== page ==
The first level is to ensure all staff members are thinking strategically about how they spend their time. Are they constantly using available data to reviewing which activities they undertake are driving results and pursuing those which are most effective?
As your staff progress, you want them to be proactively researching what members want and using that data to improve the community. They should know how their tactics serve a strategy which serves an objective which serves a goal.
At the more advanced level, you want them to become great at segmenting members, ensuring members are making their most valuable contributions, establishing benchmarks, and pursuing reasonable community goals. The strategy should be internalized here throughout the entire community team with modeling of different inputs to achieve goals.
Engagement skills are the core abilities of the community team to create the perfect environment for every member to make their best possible contribution to the community.
This begins at the lower levels with being a terrific community member.
Do your community staff resolve and escalate problems well?
Can they remove the bad material quickly?
Do they build positive relationships with community members?
As they move up the chain, they should focus on building systems which build a powerful sense of community and nurture superusers among the group. They should get better at building and optimizing the journey which turns newcomers into regular, active, members.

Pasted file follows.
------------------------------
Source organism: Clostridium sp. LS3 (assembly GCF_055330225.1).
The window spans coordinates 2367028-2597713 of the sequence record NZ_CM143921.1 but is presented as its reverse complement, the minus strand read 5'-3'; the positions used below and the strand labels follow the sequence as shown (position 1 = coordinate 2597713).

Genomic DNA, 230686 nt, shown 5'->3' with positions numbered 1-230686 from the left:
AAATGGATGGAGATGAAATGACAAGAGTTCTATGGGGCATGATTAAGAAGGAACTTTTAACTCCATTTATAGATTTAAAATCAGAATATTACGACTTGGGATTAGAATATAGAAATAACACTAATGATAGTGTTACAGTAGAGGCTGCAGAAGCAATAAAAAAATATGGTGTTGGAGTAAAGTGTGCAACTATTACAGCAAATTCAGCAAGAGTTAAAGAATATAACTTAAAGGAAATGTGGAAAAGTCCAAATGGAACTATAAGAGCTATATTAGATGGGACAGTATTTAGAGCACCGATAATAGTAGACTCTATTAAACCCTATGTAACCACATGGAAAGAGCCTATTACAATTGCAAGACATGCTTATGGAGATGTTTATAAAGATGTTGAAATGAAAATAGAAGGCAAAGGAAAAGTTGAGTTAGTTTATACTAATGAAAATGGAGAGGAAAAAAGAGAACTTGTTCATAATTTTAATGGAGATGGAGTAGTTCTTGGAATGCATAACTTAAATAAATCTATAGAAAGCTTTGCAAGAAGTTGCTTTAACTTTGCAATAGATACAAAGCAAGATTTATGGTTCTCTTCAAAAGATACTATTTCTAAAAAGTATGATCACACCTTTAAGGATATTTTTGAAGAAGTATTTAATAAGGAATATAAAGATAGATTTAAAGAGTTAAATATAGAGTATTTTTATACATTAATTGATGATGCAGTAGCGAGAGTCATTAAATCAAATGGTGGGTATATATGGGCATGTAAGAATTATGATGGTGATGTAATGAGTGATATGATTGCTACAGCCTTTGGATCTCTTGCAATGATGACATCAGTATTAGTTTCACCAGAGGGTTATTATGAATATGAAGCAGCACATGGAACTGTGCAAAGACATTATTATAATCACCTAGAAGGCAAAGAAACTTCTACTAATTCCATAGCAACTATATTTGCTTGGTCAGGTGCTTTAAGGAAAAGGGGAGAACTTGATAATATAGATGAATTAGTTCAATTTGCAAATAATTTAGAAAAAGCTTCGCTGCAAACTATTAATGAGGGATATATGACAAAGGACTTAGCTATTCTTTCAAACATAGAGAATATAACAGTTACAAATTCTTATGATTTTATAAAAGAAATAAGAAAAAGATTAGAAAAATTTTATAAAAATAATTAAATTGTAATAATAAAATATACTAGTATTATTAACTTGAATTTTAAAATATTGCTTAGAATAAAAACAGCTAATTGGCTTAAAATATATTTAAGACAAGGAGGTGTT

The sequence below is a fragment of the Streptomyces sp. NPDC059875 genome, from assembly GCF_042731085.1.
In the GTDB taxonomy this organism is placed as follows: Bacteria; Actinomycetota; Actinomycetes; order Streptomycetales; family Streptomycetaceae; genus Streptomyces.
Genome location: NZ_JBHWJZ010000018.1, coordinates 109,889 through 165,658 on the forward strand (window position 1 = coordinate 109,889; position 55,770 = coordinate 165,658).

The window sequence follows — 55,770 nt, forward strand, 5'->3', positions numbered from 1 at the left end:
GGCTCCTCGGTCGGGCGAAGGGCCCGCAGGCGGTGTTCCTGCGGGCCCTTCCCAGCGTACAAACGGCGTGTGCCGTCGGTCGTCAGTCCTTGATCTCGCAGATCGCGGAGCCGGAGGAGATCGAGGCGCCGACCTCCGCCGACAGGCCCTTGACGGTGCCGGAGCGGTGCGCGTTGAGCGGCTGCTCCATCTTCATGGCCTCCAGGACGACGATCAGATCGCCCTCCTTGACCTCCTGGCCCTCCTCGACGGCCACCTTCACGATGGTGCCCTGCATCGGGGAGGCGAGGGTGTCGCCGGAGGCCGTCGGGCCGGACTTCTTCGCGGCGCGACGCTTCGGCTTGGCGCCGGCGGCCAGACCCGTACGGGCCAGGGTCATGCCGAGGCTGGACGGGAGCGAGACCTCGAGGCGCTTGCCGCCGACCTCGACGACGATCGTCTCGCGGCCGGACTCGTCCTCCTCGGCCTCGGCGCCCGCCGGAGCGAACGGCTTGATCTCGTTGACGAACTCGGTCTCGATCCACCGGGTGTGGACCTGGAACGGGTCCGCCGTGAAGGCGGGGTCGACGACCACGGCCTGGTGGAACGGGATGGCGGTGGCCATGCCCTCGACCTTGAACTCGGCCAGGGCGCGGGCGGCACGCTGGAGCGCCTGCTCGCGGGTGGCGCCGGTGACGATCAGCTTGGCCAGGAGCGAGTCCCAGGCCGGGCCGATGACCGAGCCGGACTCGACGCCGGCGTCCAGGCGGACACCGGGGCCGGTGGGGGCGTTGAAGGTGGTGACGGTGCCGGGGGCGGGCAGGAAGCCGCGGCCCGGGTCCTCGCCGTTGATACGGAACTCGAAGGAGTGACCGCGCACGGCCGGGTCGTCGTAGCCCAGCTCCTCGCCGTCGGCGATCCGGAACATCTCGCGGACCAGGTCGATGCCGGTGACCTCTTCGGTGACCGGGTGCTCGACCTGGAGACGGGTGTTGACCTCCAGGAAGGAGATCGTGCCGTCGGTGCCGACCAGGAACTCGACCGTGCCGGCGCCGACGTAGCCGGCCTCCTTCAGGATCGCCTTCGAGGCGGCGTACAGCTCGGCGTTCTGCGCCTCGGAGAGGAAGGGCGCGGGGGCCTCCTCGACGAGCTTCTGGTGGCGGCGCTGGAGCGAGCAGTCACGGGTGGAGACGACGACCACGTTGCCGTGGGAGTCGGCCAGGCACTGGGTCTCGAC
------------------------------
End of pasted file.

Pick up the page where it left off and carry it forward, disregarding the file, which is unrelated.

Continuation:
At the highest levels, you and your team need to be able to improve the resolution rates, address legal/brand issues, and ensure all staff know how best to engage members in the community.
Content is one of the areas where everyone considers themselves an expert (aren’t you a great writer?). Content is essentially the ability to develop and facilitate the creation of valuable long-form educational or entertaining content across blogs, webinars, videos etc…
At the simpler levels, all members of your team should be able to synthesize great content from existing work and member contributions. This should be nicely designed and implemented across multiple platforms.
As you improve, you should be able to optimize web copy and improve conversion rates, increase search traffic, and build an editorial calendar. This requires reasonable copywriting and SEO abilities.
At the higher levels, your team should be able to ensure an editorial calendar is adhered to (surprisingly hard), develop automation campaigns, edit contributions of other members and persuade top experts to create great content for your community.
Finally, a great community professional should be able to commission ‘big win’ content projects (e.g. our platform selection tool) which goes far beyond a simple blog post or video. It brings in a unique, viral, idea to attract great search traffic, and has a unique design/development.
Far too many people in this field profess to ‘not being technical’. This isn’t good enough when your entire work depends upon being adept at managing a technology platform and what happens within it.
At the basic level, this requires knowing how the features of the platform work and being able to diagnose any potential problems which arise. Your staff should be able to learn this by testing things, experimenting in the community, and asking around in the vendor’s relevant communities.
Beyond this, you need your team to be able to resolve most issues independently, run SQL queries to get the data you need and make improvements to the structure and design of the community without help. This kind of knowledge is best gained through peer support.